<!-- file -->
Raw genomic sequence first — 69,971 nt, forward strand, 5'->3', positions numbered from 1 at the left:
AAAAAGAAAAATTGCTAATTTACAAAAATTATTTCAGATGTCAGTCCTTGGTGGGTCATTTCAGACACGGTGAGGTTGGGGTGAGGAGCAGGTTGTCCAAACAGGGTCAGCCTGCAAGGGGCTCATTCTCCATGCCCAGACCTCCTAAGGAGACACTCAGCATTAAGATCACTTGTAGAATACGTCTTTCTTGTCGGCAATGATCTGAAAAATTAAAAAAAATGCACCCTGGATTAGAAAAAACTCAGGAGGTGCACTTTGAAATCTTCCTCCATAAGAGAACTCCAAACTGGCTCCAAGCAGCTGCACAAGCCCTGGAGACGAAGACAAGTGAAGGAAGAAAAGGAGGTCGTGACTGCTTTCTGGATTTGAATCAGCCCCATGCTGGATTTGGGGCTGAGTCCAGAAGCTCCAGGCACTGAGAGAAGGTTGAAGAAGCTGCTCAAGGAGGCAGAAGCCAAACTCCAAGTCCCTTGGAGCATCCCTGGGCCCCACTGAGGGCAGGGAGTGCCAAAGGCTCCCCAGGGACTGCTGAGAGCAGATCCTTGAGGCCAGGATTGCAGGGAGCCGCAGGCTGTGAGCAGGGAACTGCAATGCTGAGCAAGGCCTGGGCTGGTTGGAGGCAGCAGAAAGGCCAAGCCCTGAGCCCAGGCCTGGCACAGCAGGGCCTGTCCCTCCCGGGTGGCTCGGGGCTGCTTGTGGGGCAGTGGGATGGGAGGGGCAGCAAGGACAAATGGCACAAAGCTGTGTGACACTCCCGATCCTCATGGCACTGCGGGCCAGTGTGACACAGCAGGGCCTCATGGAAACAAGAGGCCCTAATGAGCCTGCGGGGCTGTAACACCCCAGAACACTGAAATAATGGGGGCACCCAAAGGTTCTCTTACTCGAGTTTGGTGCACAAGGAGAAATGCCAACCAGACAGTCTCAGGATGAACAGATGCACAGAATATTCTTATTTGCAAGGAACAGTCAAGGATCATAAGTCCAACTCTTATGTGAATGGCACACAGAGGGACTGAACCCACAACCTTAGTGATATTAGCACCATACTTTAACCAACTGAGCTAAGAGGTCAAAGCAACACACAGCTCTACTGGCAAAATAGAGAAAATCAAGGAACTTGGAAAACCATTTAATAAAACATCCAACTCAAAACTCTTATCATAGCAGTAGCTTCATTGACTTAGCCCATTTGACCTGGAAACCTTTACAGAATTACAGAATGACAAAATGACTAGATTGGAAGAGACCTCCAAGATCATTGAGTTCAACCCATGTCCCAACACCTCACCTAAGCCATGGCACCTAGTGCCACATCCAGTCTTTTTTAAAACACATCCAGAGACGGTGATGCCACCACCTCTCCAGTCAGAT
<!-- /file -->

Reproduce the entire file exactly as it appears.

Raw genomic sequence first — 69,971 nt, forward strand, 5'->3', positions numbered from 1 at the left:
AAAAAGAAAAATTGCTAATTTACAAAAATTATTTCAGATGTCAGTCCTTGGTGGGTCATTTCAGACACGGTGAGGTTGGGGTGAGGAGCAGGTTGTCCAAACAGGGTCAGCCTGCAAGGGGCTCATTCTCCATGCCCAGACCTCCTAAGGAGACACTCAGCATTAAGATCACTTGTAGAATACGTCTTTCTTGTCGGCAATGATCTGAAAAATTAAAAAAAATGCACCCTGGATTAGAAAAAACTCAGGAGGTGCACTTTGAAATCTTCCTCCATAAGAGAACTCCAAACTGGCTCCAAGCAGCTGCACAAGCCCTGGAGACGAAGACAAGTGAAGGAAGAAAAGGAGGTCGTGACTGCTTTCTGGATTTGAATCAGCCCCATGCTGGATTTGGGGCTGAGTCCAGAAGCTCCAGGCACTGAGAGAAGGTTGAAGAAGCTGCTCAAGGAGGCAGAAGCCAAACTCCAAGTCCCTTGGAGCATCCCTGGGCCCCACTGAGGGCAGGGAGTGCCAAAGGCTCCCCAGGGACTGCTGAGAGCAGATCCTTGAGGCCAGGATTGCAGGGAGCCGCAGGCTGTGAGCAGGGAACTGCAATGCTGAGCAAGGCCTGGGCTGGTTGGAGGCAGCAGAAAGGCCAAGCCCTGAGCCCAGGCCTGGCACAGCAGGGCCTGTCCCTCCCGGGTGGCTCGGGGCTGCTTGTGGGGCAGTGGGATGGGAGGGGCAGCAAGGACAAATGGCACAAAGCTGTGTGACACTCCCGATCCTCATGGCACTGCGGGCCAGTGTGACACAGCAGGGCCTCATGGAAACAAGAGGCCCTAATGAGCCTGCGGGGCTGTAACACCCCAGAACACTGAAATAATGGGGGCACCCAAAGGTTCTCTTACTCGAGTTTGGTGCACAAGGAGAAATGCCAACCAGACAGTCTCAGGATGAACAGATGCACAGAATATTCTTATTTGCAAGGAACAGTCAAGGATCATAAGTCCAACTCTTATGTGAATGGCACACAGAGGGACTGAACCCACAACCTTAGTGATATTAGCACCATACTTTAACCAACTGAGCTAAGAGGTCAAAGCAACACACAGCTCTACTGGCAAAATAGAGAAAATCAAGGAACTTGGAAAACCATTTAATAAAACATCCAACTCAAAACTCTTATCATAGCAGTAGCTTCATTGACTTAGCCCATTTGACCTGGAAACCTTTACAGAATTACAGAATGACAAAATGACTAGATTGGAAGAGACCTCCAAGATCATTGAGTTCAACCCATGTCCCAACACCTCACCTAAGCCATGGCACCTAGTGCCACATCCAGTCTTTTTTAAAACACATCCAGAGACGGTGATGCCACCACCTCTCCAGTCAGAT